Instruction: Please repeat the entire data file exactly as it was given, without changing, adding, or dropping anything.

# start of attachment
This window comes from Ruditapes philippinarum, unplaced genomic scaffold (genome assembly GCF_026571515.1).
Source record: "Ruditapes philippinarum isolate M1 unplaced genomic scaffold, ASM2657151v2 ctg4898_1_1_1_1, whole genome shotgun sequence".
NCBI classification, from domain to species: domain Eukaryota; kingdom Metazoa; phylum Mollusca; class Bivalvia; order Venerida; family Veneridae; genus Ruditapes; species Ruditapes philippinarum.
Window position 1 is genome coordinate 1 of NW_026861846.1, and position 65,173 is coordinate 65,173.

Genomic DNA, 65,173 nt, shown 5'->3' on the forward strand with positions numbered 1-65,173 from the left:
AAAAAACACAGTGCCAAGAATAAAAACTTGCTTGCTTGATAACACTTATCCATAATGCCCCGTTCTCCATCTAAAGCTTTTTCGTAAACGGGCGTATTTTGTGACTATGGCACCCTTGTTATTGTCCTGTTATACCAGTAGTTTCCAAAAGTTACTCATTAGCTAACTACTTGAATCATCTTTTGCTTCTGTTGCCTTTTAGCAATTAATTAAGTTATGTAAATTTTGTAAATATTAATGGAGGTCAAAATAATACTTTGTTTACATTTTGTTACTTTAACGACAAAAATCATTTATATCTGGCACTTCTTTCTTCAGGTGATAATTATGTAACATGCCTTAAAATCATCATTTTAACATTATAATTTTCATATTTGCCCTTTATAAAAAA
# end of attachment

This window comes from Ruditapes philippinarum, unplaced genomic scaffold (genome assembly GCF_026571515.1).
Source record: "Ruditapes philippinarum isolate M1 unplaced genomic scaffold, ASM2657151v2 ctg4898_1_1_1_1, whole genome shotgun sequence".
NCBI classification, from domain to species: domain Eukaryota; kingdom Metazoa; phylum Mollusca; class Bivalvia; order Venerida; family Veneridae; genus Ruditapes; species Ruditapes philippinarum.
Window position 1 is genome coordinate 1 of NW_026861846.1, and position 65,173 is coordinate 65,173.

Genomic DNA, 65,173 nt, shown 5'->3' on the forward strand with positions numbered 1-65,173 from the left:
AAAAAACACAGTGCCAAGAATAAAAACTTGCTTGCTTGATAACACTTATCCATAATGCCCCGTTCTCCATCTAAAGCTTTTTCGTAAACGGGCGTATTTTGTGACTATGGCACCCTTGTTATTGTCCTGTTATACCAGTAGTTTCCAAAAGTTACTCATTAGCTAACTACTTGAATCATCTTTTGCTTCTGTTGCCTTTTAGCAATTAATTAAGTTATGTAAATTTTGTAAATATTAATGGAGGTCAAAATAATACTTTGTTTACATTTTGTTACTTTAACGACAAAAATCATTTATATCTGGCACTTCTTTCTTCAGGTGATAATTATGTAACATGCCTTAAAATCATCATTTTAACATTATAATTTTCATATTTGCCCTTTATAAAAAA